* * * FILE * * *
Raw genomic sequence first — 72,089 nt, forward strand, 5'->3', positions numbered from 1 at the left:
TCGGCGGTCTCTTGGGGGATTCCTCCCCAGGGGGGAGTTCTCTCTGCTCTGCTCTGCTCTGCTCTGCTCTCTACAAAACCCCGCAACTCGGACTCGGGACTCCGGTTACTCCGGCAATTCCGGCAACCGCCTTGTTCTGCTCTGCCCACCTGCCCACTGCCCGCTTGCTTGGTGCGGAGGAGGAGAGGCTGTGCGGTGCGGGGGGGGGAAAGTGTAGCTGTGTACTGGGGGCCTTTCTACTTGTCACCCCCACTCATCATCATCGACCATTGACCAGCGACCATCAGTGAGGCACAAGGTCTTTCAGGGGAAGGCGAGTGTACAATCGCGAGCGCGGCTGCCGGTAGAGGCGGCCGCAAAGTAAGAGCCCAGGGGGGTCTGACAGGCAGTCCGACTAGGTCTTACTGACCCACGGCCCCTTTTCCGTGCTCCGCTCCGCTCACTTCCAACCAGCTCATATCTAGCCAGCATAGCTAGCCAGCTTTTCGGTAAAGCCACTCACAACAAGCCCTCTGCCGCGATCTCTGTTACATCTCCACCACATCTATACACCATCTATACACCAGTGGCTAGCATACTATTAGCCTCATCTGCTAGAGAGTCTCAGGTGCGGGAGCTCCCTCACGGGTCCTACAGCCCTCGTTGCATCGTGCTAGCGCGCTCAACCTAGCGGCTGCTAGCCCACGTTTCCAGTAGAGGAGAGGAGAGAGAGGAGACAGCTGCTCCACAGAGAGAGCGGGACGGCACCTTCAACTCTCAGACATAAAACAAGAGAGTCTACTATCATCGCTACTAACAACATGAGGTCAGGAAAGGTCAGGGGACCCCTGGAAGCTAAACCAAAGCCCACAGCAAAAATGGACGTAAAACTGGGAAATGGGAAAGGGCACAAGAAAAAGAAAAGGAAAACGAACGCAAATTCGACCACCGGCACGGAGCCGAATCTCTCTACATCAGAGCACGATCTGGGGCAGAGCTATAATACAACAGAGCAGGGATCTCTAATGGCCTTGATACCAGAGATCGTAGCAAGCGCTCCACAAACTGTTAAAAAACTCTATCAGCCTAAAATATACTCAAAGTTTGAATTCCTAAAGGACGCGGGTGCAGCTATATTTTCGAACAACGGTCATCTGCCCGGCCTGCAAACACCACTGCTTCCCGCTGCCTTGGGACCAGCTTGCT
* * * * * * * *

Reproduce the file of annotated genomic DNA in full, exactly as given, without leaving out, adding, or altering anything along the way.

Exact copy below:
Raw genomic sequence first — 72,089 nt, forward strand, 5'->3', positions numbered from 1 at the left:
TCGGCGGTCTCTTGGGGGATTCCTCCCCAGGGGGGAGTTCTCTCTGCTCTGCTCTGCTCTGCTCTGCTCTCTACAAAACCCCGCAACTCGGACTCGGGACTCCGGTTACTCCGGCAATTCCGGCAACCGCCTTGTTCTGCTCTGCCCACCTGCCCACTGCCCGCTTGCTTGGTGCGGAGGAGGAGAGGCTGTGCGGTGCGGGGGGGGGAAAGTGTAGCTGTGTACTGGGGGCCTTTCTACTTGTCACCCCCACTCATCATCATCGACCATTGACCAGCGACCATCAGTGAGGCACAAGGTCTTTCAGGGGAAGGCGAGTGTACAATCGCGAGCGCGGCTGCCGGTAGAGGCGGCCGCAAAGTAAGAGCCCAGGGGGGTCTGACAGGCAGTCCGACTAGGTCTTACTGACCCACGGCCCCTTTTCCGTGCTCCGCTCCGCTCACTTCCAACCAGCTCATATCTAGCCAGCATAGCTAGCCAGCTTTTCGGTAAAGCCACTCACAACAAGCCCTCTGCCGCGATCTCTGTTACATCTCCACCACATCTATACACCATCTATACACCAGTGGCTAGCATACTATTAGCCTCATCTGCTAGAGAGTCTCAGGTGCGGGAGCTCCCTCACGGGTCCTACAGCCCTCGTTGCATCGTGCTAGCGCGCTCAACCTAGCGGCTGCTAGCCCACGTTTCCAGTAGAGGAGAGGAGAGAGAGGAGACAGCTGCTCCACAGAGAGAGCGGGACGGCACCTTCAACTCTCAGACATAAAACAAGAGAGTCTACTATCATCGCTACTAACAACATGAGGTCAGGAAAGGTCAGGGGACCCCTGGAAGCTAAACCAAAGCCCACAGCAAAAATGGACGTAAAACTGGGAAATGGGAAAGGGCACAAGAAAAAGAAAAGGAAAACGAACGCAAATTCGACCACCGGCACGGAGCCGAATCTCTCTACATCAGAGCACGATCTGGGGCAGAGCTATAATACAACAGAGCAGGGATCTCTAATGGCCTTGATACCAGAGATCGTAGCAAGCGCTCCACAAACTGTTAAAAAACTCTATCAGCCTAAAATATACTCAAAGTTTGAATTCCTAAAGGACGCGGGTGCAGCTATATTTTCGAACAACGGTCATCTGCCCGGCCTGCAAACACCACTGCTTCCCGCTGCCTTGGGACCAGCTTGCT